1. Intellectual property law
  2. Overview of intellectual property law
  3. Types of intellectual property protected under law

Overview of Intellectual Property Law and Types of Protection

Learn about the different types of intellectual property law and the protection available for them.

Overview of Intellectual Property Law and Types of Protection

Intellectual property (IP) law is an ever-evolving field that seeks to protect the rights of creators and innovators. It grants exclusive rights to creators, allowing them to benefit financially from their works and ideas. IP law covers a range of protections, including patents, copyrights, trademarks, and trade secrets. In this article, we will provide an overview of intellectual property law and the various types of protection it provides. Intellectual property law helps protect the rights of creators and innovators.

This article will provide an overview of the types of intellectual property law and the different forms of protection available for each. The main types of intellectual property are copyrights, trademarks, patents, and trade secrets. Each type of IP protection has different requirements and benefits.


are a form of legal protection that covers original works of authorship such as music, literature, art, software, and other creative works. Copyright laws give authors the exclusive right to reproduce, distribute, perform, display, or license their work.

Copyright protection typically lasts for the life of the author plus an additional 70 years.


are words, symbols, designs, or combinations thereof used to identify and distinguish goods or services from one source to another. Trademarks can be registered with the U.S. Patent and Trademark Office (USPTO) to provide additional protection. Registered trademarks are protected from infringement in all 50 states and receive additional benefits including nationwide priority and damages for infringement.


are a form of legal protection that grants inventors exclusive rights to make, use, and sell their invention.

Patents can be obtained for inventions such as machines, processes, compositions of matter, or improvements on existing products or processes. Patents last for a limited time (typically 20 years) and can be renewed by paying fees to the USPTO.

Trade Secrets

are confidential information that provides a competitive advantage to the owner. Examples of trade secrets include formulas, recipes, techniques, processes, or other business information that is not generally known to the public. Trade secrets can be protected indefinitely as long as they remain secret.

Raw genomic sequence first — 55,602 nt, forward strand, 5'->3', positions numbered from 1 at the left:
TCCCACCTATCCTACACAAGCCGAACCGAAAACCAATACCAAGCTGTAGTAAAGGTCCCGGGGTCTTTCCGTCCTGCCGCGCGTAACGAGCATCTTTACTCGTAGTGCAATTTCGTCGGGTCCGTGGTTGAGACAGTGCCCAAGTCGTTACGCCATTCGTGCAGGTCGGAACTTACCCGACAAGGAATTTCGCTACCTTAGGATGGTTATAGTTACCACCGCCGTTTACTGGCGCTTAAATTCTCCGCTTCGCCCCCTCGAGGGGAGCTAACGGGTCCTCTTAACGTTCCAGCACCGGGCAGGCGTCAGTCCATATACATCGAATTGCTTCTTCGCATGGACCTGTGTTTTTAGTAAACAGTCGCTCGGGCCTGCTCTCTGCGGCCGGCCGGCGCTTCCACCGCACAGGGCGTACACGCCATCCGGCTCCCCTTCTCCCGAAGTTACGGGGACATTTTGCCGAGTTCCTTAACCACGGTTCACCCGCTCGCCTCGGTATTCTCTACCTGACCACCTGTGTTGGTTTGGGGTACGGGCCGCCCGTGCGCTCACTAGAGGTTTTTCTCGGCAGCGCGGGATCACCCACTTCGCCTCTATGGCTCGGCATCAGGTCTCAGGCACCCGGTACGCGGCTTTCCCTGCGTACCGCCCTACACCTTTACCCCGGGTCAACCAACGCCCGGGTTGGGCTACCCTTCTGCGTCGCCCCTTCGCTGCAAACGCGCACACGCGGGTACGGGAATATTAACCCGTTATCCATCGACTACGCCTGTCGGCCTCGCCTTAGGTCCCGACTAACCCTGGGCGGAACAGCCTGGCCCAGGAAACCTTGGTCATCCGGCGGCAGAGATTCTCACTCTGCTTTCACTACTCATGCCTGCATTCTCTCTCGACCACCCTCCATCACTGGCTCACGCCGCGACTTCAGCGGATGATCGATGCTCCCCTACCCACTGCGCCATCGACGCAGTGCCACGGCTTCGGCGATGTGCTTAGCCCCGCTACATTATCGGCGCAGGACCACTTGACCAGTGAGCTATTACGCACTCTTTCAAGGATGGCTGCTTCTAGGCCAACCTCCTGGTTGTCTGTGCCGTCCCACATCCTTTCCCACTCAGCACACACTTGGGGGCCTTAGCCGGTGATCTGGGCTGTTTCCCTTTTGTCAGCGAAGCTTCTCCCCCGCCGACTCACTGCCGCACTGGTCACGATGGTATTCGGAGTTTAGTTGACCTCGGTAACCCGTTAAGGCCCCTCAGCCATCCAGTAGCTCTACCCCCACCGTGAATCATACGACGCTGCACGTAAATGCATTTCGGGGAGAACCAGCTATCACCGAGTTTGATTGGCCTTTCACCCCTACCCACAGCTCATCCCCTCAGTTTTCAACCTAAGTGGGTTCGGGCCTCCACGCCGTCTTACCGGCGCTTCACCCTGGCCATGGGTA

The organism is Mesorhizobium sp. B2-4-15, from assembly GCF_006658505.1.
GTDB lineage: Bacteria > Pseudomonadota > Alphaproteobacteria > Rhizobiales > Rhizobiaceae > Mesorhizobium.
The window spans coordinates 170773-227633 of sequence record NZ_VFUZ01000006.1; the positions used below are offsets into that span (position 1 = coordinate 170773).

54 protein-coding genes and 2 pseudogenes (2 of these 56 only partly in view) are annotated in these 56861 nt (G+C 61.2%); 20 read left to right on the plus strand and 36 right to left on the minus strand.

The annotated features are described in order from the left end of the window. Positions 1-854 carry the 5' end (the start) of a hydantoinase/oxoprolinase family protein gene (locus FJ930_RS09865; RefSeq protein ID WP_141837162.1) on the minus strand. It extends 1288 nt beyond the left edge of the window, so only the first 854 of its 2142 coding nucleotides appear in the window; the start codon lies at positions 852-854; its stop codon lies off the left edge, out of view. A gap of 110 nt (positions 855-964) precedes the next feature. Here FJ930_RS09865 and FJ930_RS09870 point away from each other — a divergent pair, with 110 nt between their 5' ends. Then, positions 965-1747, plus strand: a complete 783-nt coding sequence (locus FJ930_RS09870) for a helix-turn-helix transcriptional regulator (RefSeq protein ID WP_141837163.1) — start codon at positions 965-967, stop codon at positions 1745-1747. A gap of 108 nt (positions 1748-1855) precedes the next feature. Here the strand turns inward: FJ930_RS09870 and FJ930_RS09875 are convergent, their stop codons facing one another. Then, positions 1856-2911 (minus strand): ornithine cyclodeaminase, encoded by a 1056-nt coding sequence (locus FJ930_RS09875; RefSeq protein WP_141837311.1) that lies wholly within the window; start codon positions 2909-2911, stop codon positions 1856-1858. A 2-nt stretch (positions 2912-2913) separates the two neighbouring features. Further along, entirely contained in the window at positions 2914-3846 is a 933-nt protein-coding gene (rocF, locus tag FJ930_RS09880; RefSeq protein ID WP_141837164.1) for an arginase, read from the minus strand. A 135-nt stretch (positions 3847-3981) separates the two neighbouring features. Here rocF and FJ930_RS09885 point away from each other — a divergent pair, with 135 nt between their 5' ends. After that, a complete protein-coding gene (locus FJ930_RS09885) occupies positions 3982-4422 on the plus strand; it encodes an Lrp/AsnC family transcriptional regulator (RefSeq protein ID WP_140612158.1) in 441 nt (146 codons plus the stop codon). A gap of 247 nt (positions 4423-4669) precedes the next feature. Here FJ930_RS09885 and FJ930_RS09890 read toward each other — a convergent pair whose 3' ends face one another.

Trade Secret Protection

Trade secret protection is a form of intellectual property law that safeguards proprietary information from being disclosed without permission.

Trade secrets can include manufacturing processes, formulas, patterns, programs, devices, techniques, or customer lists. Trade secret protection allows companies to keep their competitive edge by keeping sensitive information from being revealed to their competitors. The key to protecting trade secrets is maintaining confidentiality. Companies can take measures to keep the information confidential such as restricting access to the information, using non-disclosure agreements with employees and customers, marking confidential documents, and storing the information securely.

If a trade secret is disclosed without permission, the owner may be able to recover damages from those responsible. The duration of trade secret protection depends on the measures taken to protect the information. If the company takes reasonable steps to maintain confidentiality, the trade secret may remain protected indefinitely.

Trademark Protection

Trademark protection is an important form of intellectual property law that helps creators and innovators protect the brand or logo associated with their products or services. A trademark is a distinctive mark, symbol, word, phrase, or design that identifies and distinguishes the source of products or services from those of others.

Patent and Trademark Office (USPTO), allowing the owner to have exclusive rights to use the mark for a specific period of time. Generally, a trademark must be distinctive to be eligible for registration. This means that it must be unique and not likely to be confused with any other mark. It can be a word, phrase, logo, slogan, or combination of these elements.